February 22, 2021   |   Updated: February 18, 2021

It is important that our energy grids remain updated with the most recent technology or else citizens will be impacted by inconvenient and more frequent power interruptions. Most electric transmission and distribution lines were constructed in the 1950s and 1960s with a 50-year life expectancy, and many power grids are at full capacity.

IEEE Senior Member Jill S. Tietjen, also a member of the IEEE Power and Energy Society (PES), has also found that the electric utility workforce is reaching retirement eligibility. “There is an age and experience gap,” says Tietjen. “The institutional knowledge transfer issues are recognized and steps are being taken to address them. However, a huge amount of knowledge has the potential to walk out the door.”

With the energy industry now at a crossroads on how to improve our outdated infrastructure, we turn to the next generation of leaders, such as IEEE PES Member and PES Chapters Student Activities Committee Chair Thiago Ribeiro de Alencar, who envisions more technologically advanced, long-term and sustainable solutions for the future of our energy grids.

IEEE: Do you feel there is a lot of weight on your shoulders to improve the energy grid?
Thiago Ribeiro de Alencar: Yes. However, I believe that energy grid challenges bring new opportunities to innovation, new entrepreneurs and interdisciplinary collaboration between different engineering fields. This kind of challenge has motivated me to keep improving my background and brainstorm with several engineering fields to find new interdisciplinary solutions to energy grid challenges.

IEEE: Why did you choose to become an energy engineer?
TRA: The interdisciplinarity opportunities as part of the energy engineering career have motivated me to follow the energy field since I was 14 years old. I started to follow the energy field with parallel technician courses (1. maintenance electrician; 2. instrumentation and process control technician) in high school. A few years later, I completed three undergraduate degrees — aerospace engineering, management engineering and a bachelor in science and technology. However, I kept in contact with interdisciplinary projects under aerospace, energy and management engineering since my first year in university. Later, I completed a Master of Science and PhD in Energy with a focus on AI (artificial intelligence) applied in the optimization of hydropower plant operation.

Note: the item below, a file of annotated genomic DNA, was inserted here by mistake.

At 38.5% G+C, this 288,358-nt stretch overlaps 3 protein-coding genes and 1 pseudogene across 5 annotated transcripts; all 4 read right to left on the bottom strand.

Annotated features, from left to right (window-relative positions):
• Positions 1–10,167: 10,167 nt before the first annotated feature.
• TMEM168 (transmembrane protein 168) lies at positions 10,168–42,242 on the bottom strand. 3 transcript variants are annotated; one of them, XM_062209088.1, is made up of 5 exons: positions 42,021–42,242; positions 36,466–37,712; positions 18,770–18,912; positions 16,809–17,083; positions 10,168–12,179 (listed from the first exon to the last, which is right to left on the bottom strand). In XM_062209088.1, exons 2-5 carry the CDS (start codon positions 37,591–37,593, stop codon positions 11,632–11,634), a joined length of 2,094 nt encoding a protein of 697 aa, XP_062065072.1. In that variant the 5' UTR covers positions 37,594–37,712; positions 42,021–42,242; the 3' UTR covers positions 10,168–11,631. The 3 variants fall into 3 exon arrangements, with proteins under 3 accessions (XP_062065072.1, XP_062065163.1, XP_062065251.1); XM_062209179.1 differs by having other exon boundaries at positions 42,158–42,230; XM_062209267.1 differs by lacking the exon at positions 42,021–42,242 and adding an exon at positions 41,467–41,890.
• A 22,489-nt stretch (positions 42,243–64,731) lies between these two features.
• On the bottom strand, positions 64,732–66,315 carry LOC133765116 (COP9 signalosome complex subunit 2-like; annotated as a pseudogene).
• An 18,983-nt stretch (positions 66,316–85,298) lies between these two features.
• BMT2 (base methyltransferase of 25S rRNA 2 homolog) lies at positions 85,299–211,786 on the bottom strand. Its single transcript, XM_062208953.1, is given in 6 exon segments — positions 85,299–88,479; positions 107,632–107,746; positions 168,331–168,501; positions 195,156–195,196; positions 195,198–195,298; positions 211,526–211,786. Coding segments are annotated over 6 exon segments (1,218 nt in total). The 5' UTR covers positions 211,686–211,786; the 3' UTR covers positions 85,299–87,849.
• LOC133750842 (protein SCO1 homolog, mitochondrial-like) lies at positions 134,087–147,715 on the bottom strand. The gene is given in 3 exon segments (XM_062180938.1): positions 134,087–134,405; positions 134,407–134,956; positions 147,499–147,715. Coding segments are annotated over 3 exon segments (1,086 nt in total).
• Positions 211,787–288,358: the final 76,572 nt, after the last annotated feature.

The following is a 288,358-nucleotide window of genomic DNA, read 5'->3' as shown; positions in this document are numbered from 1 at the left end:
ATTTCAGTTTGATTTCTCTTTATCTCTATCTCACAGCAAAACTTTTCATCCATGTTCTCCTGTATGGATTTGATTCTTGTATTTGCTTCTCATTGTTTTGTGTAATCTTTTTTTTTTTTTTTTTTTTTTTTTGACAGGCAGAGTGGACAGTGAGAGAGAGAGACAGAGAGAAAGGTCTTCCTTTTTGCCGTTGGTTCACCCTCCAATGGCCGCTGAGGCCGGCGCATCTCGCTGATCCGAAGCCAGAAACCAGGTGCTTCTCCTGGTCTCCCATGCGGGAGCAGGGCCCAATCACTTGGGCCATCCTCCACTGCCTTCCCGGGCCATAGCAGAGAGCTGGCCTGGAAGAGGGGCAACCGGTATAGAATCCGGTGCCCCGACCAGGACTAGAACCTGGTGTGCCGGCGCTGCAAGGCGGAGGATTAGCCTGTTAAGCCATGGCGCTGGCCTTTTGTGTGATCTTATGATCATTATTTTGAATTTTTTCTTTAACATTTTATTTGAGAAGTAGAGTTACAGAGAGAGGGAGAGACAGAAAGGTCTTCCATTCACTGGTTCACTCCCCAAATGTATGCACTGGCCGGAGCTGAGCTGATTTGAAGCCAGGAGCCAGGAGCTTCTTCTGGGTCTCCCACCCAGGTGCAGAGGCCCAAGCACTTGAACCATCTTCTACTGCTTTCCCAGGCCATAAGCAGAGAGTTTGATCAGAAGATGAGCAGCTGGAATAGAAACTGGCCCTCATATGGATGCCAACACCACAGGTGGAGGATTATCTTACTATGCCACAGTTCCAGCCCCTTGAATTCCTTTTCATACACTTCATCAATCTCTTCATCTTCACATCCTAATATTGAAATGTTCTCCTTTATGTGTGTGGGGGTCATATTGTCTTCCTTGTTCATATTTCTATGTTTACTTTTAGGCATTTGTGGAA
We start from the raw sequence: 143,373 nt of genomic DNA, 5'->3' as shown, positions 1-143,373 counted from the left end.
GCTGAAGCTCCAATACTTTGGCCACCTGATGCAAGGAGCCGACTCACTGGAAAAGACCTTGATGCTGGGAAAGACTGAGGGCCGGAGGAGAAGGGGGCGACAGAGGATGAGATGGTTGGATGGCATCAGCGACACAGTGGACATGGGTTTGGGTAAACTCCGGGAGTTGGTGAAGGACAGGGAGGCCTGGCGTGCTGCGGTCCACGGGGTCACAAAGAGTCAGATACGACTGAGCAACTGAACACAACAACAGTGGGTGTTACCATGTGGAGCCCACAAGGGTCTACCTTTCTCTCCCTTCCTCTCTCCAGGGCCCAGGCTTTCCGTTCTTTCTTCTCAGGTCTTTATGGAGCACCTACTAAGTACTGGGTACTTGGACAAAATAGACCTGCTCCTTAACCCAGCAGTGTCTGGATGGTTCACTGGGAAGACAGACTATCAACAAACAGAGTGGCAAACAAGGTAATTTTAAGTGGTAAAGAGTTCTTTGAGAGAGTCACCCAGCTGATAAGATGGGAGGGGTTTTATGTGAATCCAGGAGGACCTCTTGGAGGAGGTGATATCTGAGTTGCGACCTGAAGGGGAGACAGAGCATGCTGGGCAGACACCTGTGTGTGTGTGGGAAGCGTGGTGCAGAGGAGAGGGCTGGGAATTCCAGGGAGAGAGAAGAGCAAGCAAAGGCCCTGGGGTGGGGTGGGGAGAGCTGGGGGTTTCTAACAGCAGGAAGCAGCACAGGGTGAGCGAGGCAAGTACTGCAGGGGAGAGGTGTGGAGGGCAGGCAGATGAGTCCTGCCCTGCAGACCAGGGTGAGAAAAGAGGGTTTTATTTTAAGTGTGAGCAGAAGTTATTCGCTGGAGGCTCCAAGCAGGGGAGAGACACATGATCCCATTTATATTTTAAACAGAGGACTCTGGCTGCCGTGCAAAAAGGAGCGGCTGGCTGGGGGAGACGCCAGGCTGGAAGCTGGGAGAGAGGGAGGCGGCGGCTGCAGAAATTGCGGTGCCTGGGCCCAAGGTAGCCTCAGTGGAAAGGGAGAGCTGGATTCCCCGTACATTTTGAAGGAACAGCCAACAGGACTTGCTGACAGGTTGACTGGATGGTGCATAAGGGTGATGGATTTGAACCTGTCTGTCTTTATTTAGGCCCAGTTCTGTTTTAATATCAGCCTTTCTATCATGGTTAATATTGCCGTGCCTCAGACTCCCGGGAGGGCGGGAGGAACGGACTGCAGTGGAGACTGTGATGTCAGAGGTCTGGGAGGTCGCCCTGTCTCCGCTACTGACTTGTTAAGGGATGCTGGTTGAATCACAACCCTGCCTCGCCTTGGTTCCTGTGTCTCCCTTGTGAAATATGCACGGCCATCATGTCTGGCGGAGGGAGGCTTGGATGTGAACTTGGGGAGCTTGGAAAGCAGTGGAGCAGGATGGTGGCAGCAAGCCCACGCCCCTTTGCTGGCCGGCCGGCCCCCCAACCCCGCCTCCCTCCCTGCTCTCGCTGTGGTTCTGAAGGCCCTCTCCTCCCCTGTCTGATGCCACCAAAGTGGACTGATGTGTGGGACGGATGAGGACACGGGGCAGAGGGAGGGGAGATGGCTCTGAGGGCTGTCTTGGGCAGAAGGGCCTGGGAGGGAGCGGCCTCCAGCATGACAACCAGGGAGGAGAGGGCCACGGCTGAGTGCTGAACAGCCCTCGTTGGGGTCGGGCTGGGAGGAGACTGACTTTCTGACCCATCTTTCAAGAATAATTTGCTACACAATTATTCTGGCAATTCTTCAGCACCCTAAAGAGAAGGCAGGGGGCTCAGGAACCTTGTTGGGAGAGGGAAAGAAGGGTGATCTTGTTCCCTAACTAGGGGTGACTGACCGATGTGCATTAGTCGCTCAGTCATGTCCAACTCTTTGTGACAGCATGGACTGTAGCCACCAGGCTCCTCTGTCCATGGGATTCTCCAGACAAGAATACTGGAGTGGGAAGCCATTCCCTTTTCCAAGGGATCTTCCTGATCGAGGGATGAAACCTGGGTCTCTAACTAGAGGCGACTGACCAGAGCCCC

IEEE: Do you feel like there is important institutional knowledge to learn from current energy engineers?
TRA: Yes. The energy sector has changed in past years with new technologies and challenges. The current energy engineers have grown in a different environment more connected by computers with collaborative work without borders. So, the current energy engineers are very well prepared to face future energy grid challenges with interdisciplinary teams focused on finding new solutions and implementing new technologies like smart grid, big data and artificial intelligence techniques to solve energy grid challenges.

IEEE: What challenges do you see us overcoming in our aging infrastructure? How do you imagine we fix them?
TRA: I believe that smart grid, big data and artificial intelligence will have a key point to drive improvement of the energy infrastructure in the next few years. Energy is an interdisciplinary field and I believe that we will make faster improvements in aging infrastructure with interdisciplinary collaboration between different engineering fields in the coming years.

The IEEE Power and Energy Society has over 470 PES student chapters and more than 10,000 PES students throughout the world; as well as more than 9,000 PES young professionals members who graduated in the last 15 years that help connect the next generation of energy engineers. Find out more here.

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